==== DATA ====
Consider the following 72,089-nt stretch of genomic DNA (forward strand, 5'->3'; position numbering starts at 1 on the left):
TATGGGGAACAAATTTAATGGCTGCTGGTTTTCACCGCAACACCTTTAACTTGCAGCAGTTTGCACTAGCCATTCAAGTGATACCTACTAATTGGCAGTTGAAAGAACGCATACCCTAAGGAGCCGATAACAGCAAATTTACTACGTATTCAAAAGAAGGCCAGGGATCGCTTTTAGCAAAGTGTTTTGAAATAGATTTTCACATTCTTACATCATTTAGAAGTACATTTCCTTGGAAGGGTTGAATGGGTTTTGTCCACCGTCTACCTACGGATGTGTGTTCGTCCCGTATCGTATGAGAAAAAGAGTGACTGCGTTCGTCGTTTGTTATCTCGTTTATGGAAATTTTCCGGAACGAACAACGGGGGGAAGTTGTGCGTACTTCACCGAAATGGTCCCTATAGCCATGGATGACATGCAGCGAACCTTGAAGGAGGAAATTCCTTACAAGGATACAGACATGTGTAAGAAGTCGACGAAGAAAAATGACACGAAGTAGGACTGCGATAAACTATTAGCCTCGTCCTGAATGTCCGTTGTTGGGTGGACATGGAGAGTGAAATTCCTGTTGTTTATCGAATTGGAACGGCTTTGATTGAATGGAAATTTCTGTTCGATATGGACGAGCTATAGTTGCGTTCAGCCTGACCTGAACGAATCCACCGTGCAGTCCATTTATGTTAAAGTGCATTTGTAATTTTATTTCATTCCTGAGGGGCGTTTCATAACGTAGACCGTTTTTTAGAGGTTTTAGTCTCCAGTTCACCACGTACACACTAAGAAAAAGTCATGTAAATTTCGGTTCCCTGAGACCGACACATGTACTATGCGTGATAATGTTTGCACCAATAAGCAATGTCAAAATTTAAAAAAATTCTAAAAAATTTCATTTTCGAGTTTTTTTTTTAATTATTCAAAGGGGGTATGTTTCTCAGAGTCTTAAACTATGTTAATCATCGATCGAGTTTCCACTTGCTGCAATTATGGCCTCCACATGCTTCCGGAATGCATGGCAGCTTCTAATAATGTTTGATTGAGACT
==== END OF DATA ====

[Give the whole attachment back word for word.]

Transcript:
Consider the following 72,089-nt stretch of genomic DNA (forward strand, 5'->3'; position numbering starts at 1 on the left):
TATGGGGAACAAATTTAATGGCTGCTGGTTTTCACCGCAACACCTTTAACTTGCAGCAGTTTGCACTAGCCATTCAAGTGATACCTACTAATTGGCAGTTGAAAGAACGCATACCCTAAGGAGCCGATAACAGCAAATTTACTACGTATTCAAAAGAAGGCCAGGGATCGCTTTTAGCAAAGTGTTTTGAAATAGATTTTCACATTCTTACATCATTTAGAAGTACATTTCCTTGGAAGGGTTGAATGGGTTTTGTCCACCGTCTACCTACGGATGTGTGTTCGTCCCGTATCGTATGAGAAAAAGAGTGACTGCGTTCGTCGTTTGTTATCTCGTTTATGGAAATTTTCCGGAACGAACAACGGGGGGAAGTTGTGCGTACTTCACCGAAATGGTCCCTATAGCCATGGATGACATGCAGCGAACCTTGAAGGAGGAAATTCCTTACAAGGATACAGACATGTGTAAGAAGTCGACGAAGAAAAATGACACGAAGTAGGACTGCGATAAACTATTAGCCTCGTCCTGAATGTCCGTTGTTGGGTGGACATGGAGAGTGAAATTCCTGTTGTTTATCGAATTGGAACGGCTTTGATTGAATGGAAATTTCTGTTCGATATGGACGAGCTATAGTTGCGTTCAGCCTGACCTGAACGAATCCACCGTGCAGTCCATTTATGTTAAAGTGCATTTGTAATTTTATTTCATTCCTGAGGGGCGTTTCATAACGTAGACCGTTTTTTAGAGGTTTTAGTCTCCAGTTCACCACGTACACACTAAGAAAAAGTCATGTAAATTTCGGTTCCCTGAGACCGACACATGTACTATGCGTGATAATGTTTGCACCAATAAGCAATGTCAAAATTTAAAAAAATTCTAAAAAATTTCATTTTCGAGTTTTTTTTTTAATTATTCAAAGGGGGTATGTTTCTCAGAGTCTTAAACTATGTTAATCATCGATCGAGTTTCCACTTGCTGCAATTATGGCCTCCACATGCTTCCGGAATGCATGGCAGCTTCTAATAATGTTTGATTGAGACT